For the purpose of this example, the company’s revenue sources look like this:
Finally, management takes into account that there is $500,000 in accounts receivable on the books as of 12/31/2020. They will consider this a source of cash for the purpose of budgeting. This will not be considered revenue; it is simply a source of cash.
Step 3: Identify Expenses
The next step is at the heart of the budget process. The process of identifying, analyzing, and eliminating each expense. Fortunately, Newco is a relatively new business, and there are not a lot of expenses to manage.
Management begins with the expenses from the prior year (2020). Then, they look at how much these expenses will rise in the coming year. After they project the expenses, they begin the process of analyzing and justifying each expense.
The exercise looks like this:
Step 4: Analyze and Adjust Expenses
Notice in the example that management has included a justification for each of the expenses on its income statement. Also, notice that there are some expenses that were reduced. This is an important outcome of a zero-based budget. By examining each expense, management has been able to identify ways to save money.
Often, these methods of reducing expenses are revealed through planning and research after the expense justification process takes place. For example, Newco understands it needs warehouse space, and the lease cost associated with it is justifiable. However, after thoroughly reviewing and justifying the lease expense, it is determined that the warehouse layout is inefficient and taking more space than is needed.
In this example, management determined that by investing in racks, the warehouse can stack appliances more efficiently, and they can negotiate a reduced lease. For this purpose, the reduction in leasing cost is 50% net of these investments and fees for breaking the original lease.
Step 5: Allocate Left-Over Resources to the Goal
Now that management has made adjustments to the budget for the upcoming year, they can project their estimated cash balance. In practical application, this would be done monthly, or even weekly. The concept of a zero-based budget is that each dollar in will be allocated out to something.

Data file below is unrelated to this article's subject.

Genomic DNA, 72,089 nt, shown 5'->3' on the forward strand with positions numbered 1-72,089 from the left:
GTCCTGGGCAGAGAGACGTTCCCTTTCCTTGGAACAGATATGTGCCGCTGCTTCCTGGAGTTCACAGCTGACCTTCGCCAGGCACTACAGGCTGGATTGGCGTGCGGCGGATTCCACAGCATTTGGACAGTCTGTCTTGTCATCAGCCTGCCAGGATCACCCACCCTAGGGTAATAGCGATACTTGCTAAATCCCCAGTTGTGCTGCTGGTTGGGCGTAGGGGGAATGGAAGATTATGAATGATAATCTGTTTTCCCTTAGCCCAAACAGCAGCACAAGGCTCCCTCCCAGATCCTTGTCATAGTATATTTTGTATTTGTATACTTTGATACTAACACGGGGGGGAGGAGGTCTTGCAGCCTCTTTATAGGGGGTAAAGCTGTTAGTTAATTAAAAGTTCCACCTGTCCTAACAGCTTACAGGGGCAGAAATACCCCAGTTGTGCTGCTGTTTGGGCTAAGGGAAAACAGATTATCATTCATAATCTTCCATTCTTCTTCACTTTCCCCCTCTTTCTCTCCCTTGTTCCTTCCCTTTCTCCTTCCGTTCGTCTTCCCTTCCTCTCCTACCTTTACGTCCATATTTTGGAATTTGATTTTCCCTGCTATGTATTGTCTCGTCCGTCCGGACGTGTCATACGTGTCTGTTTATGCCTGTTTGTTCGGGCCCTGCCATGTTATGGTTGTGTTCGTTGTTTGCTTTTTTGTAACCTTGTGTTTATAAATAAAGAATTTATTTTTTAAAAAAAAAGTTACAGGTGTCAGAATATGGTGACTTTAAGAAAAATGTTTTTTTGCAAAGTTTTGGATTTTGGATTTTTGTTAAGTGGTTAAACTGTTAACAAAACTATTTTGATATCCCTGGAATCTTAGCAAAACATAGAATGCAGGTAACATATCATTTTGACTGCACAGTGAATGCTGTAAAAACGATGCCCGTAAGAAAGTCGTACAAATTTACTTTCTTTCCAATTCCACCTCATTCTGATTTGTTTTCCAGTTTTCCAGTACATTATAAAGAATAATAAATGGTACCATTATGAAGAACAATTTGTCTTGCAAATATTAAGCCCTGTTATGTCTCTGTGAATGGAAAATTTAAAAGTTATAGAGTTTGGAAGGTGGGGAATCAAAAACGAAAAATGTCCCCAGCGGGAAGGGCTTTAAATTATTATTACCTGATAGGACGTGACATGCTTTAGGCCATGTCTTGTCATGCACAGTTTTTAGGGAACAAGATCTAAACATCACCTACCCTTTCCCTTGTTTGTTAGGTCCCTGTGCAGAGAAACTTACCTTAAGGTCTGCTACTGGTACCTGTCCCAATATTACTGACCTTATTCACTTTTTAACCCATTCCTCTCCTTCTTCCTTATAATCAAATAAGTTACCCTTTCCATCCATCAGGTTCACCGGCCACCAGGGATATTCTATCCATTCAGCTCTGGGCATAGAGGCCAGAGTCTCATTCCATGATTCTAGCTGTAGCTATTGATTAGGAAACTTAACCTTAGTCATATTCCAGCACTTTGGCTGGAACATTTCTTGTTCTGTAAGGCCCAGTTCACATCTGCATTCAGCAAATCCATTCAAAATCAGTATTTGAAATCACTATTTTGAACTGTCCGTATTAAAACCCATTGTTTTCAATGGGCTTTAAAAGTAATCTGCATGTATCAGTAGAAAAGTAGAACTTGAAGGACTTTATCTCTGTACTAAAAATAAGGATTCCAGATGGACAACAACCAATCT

Management’s cash projection for the upcoming year (2021) looks like this:
And the pro forma Income Statement looks like this:
The income statement is using a comparative format to the prior year. This will assist management in determining the best course of action. By viewing both a comparative income statement and a projected cash balance, management can make a decision on how to approach paying down the note payable.
Option 1 would be to take the entirety of the projected ending cash balance at the end of the year and pay off the entire amount of the line. This approach would leave the company with a small cash balance, but also yield another $50,000 in annual savings on interest expense.
Option 2 would be to take the surplus of cash at the end of the year ($310,000) and use this amount to pay down the note prematurely. This route would yield a savings of $7,750 in annual savings on interest expense.
Option 3 would be to take the surplus of net income at the end of the year ($60,069) and apply it to the principal balance of the note. Taking this approach yields a nominal interest savings of $1,502 per year.
All three of these options achieve the same result. Owners’ equity is increased, and the note payable is reduced. Now that management understands the impact of each option, they can choose which option makes the most sense for the business.
If the business is cash intensive, then management might be inclined to keep a larger cash balance. If the business is not cash-intensive, then they might be inclined to pay the loan off early and use the interest savings in the following year to expand or hire additional help.
Using Datarails to Build a Zero-Based Budget
Based on this example, it is easy to see how time-consuming a zero-based budget can be, but it is also easy to see the benefits. If your organization can yield benefits from a zero-based budget, but you don’t have the resources to deploy to make it happen, consider what Datarails’ FP&A solution can do for you.
By replacing spreadsheets with real-time data and integrating fragmented workbooks and data sources into one centralized location, you can work in the comfort of excel with the support of a much more sophisticated data management system behind you. This takes a zero-based budget from time-consuming to rewarding.
Learn more about the benefits of Datarails CPM software here.